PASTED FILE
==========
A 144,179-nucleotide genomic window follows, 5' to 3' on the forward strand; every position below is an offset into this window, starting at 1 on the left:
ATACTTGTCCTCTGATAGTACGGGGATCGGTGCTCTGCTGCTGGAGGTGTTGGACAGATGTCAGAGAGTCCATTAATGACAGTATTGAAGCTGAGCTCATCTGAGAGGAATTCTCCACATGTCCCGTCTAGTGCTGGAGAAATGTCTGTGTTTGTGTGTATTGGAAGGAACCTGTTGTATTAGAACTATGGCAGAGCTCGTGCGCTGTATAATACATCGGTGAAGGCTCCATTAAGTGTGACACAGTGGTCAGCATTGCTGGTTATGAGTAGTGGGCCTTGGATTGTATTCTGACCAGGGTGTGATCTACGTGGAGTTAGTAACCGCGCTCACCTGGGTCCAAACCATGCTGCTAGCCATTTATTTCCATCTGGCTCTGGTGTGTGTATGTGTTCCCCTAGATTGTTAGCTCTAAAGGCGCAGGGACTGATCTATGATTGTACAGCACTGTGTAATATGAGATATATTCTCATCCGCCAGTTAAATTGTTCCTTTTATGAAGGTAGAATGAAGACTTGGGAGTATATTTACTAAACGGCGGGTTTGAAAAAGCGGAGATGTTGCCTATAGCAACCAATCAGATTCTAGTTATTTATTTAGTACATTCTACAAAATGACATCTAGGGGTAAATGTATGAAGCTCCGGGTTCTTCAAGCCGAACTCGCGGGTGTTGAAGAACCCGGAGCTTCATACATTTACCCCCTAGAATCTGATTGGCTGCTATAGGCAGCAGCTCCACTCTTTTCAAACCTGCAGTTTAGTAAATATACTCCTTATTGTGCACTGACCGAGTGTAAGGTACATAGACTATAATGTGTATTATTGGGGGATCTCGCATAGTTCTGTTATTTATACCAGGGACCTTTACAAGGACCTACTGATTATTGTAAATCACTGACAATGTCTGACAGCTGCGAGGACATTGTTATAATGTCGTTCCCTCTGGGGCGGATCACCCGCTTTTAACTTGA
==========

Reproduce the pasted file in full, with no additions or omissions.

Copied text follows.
A 144,179-nucleotide genomic window follows, 5' to 3' on the forward strand; every position below is an offset into this window, starting at 1 on the left:
ATACTTGTCCTCTGATAGTACGGGGATCGGTGCTCTGCTGCTGGAGGTGTTGGACAGATGTCAGAGAGTCCATTAATGACAGTATTGAAGCTGAGCTCATCTGAGAGGAATTCTCCACATGTCCCGTCTAGTGCTGGAGAAATGTCTGTGTTTGTGTGTATTGGAAGGAACCTGTTGTATTAGAACTATGGCAGAGCTCGTGCGCTGTATAATACATCGGTGAAGGCTCCATTAAGTGTGACACAGTGGTCAGCATTGCTGGTTATGAGTAGTGGGCCTTGGATTGTATTCTGACCAGGGTGTGATCTACGTGGAGTTAGTAACCGCGCTCACCTGGGTCCAAACCATGCTGCTAGCCATTTATTTCCATCTGGCTCTGGTGTGTGTATGTGTTCCCCTAGATTGTTAGCTCTAAAGGCGCAGGGACTGATCTATGATTGTACAGCACTGTGTAATATGAGATATATTCTCATCCGCCAGTTAAATTGTTCCTTTTATGAAGGTAGAATGAAGACTTGGGAGTATATTTACTAAACGGCGGGTTTGAAAAAGCGGAGATGTTGCCTATAGCAACCAATCAGATTCTAGTTATTTATTTAGTACATTCTACAAAATGACATCTAGGGGTAAATGTATGAAGCTCCGGGTTCTTCAAGCCGAACTCGCGGGTGTTGAAGAACCCGGAGCTTCATACATTTACCCCCTAGAATCTGATTGGCTGCTATAGGCAGCAGCTCCACTCTTTTCAAACCTGCAGTTTAGTAAATATACTCCTTATTGTGCACTGACCGAGTGTAAGGTACATAGACTATAATGTGTATTATTGGGGGATCTCGCATAGTTCTGTTATTTATACCAGGGACCTTTACAAGGACCTACTGATTATTGTAAATCACTGACAATGTCTGACAGCTGCGAGGACATTGTTATAATGTCGTTCCCTCTGGGGCGGATCACCCGCTTTTAACTTGA